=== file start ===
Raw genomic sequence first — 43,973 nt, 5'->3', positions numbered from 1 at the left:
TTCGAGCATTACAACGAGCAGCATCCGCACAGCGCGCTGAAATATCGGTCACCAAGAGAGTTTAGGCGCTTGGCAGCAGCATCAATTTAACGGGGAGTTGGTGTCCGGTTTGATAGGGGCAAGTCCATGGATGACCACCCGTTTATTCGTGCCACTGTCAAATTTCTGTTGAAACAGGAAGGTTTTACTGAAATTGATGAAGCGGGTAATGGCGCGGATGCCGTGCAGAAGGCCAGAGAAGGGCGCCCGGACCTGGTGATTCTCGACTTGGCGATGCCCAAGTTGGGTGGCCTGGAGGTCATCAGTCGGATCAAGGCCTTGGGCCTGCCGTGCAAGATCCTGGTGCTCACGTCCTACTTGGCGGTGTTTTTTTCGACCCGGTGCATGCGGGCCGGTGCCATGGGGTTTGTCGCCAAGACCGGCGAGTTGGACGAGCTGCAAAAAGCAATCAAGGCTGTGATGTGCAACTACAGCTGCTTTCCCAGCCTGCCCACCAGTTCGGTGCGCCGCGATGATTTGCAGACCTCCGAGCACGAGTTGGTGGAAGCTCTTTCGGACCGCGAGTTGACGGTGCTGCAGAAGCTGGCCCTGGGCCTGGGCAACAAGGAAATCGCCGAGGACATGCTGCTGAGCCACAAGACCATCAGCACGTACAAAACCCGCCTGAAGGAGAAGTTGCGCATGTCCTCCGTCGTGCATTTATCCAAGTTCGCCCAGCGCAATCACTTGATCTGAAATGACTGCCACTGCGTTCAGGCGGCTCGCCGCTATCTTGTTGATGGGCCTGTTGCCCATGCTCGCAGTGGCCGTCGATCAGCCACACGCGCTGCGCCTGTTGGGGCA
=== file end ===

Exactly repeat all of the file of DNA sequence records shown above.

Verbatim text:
Raw genomic sequence first — 43,973 nt, 5'->3', positions numbered from 1 at the left:
TTCGAGCATTACAACGAGCAGCATCCGCACAGCGCGCTGAAATATCGGTCACCAAGAGAGTTTAGGCGCTTGGCAGCAGCATCAATTTAACGGGGAGTTGGTGTCCGGTTTGATAGGGGCAAGTCCATGGATGACCACCCGTTTATTCGTGCCACTGTCAAATTTCTGTTGAAACAGGAAGGTTTTACTGAAATTGATGAAGCGGGTAATGGCGCGGATGCCGTGCAGAAGGCCAGAGAAGGGCGCCCGGACCTGGTGATTCTCGACTTGGCGATGCCCAAGTTGGGTGGCCTGGAGGTCATCAGTCGGATCAAGGCCTTGGGCCTGCCGTGCAAGATCCTGGTGCTCACGTCCTACTTGGCGGTGTTTTTTTCGACCCGGTGCATGCGGGCCGGTGCCATGGGGTTTGTCGCCAAGACCGGCGAGTTGGACGAGCTGCAAAAAGCAATCAAGGCTGTGATGTGCAACTACAGCTGCTTTCCCAGCCTGCCCACCAGTTCGGTGCGCCGCGATGATTTGCAGACCTCCGAGCACGAGTTGGTGGAAGCTCTTTCGGACCGCGAGTTGACGGTGCTGCAGAAGCTGGCCCTGGGCCTGGGCAACAAGGAAATCGCCGAGGACATGCTGCTGAGCCACAAGACCATCAGCACGTACAAAACCCGCCTGAAGGAGAAGTTGCGCATGTCCTCCGTCGTGCATTTATCCAAGTTCGCCCAGCGCAATCACTTGATCTGAAATGACTGCCACTGCGTTCAGGCGGCTCGCCGCTATCTTGTTGATGGGCCTGTTGCCCATGCTCGCAGTGGCCGTCGATCAGCCACACGCGCTGCGCCTGTTGGGGCA